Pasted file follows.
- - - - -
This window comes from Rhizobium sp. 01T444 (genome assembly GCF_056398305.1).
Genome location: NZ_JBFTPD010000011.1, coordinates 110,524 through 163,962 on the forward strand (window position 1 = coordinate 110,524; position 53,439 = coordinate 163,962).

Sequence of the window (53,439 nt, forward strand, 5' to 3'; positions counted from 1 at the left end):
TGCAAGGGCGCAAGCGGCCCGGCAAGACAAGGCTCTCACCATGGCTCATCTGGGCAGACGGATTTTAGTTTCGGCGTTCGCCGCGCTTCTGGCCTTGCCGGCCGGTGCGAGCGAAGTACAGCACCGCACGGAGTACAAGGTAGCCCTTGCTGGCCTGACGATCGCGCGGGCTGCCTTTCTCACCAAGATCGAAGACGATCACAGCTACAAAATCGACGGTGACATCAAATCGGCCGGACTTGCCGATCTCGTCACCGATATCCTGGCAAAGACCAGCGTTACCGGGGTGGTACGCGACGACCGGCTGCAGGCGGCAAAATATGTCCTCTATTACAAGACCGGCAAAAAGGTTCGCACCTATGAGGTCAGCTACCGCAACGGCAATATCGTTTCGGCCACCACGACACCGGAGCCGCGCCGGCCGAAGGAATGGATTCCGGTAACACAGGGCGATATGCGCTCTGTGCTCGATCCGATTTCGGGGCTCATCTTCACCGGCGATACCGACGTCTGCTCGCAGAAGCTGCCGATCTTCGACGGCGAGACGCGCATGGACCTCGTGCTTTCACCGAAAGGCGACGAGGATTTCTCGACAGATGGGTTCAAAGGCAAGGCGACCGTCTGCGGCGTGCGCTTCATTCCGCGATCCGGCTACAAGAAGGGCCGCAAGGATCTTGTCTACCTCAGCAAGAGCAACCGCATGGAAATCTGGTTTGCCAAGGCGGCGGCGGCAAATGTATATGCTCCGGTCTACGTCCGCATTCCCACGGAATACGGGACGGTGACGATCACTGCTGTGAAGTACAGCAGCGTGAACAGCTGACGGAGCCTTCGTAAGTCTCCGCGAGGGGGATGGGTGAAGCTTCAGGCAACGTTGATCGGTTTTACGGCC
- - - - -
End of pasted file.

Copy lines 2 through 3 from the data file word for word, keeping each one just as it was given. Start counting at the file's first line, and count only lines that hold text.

Genome location: NZ_JBFTPD010000011.1, coordinates 110,524 through 163,962 on the forward strand (window position 1 = coordinate 110,524; position 53,439 = coordinate 163,962).

Sequence of the window (53,439 nt, forward strand, 5' to 3'; positions counted from 1 at the left end):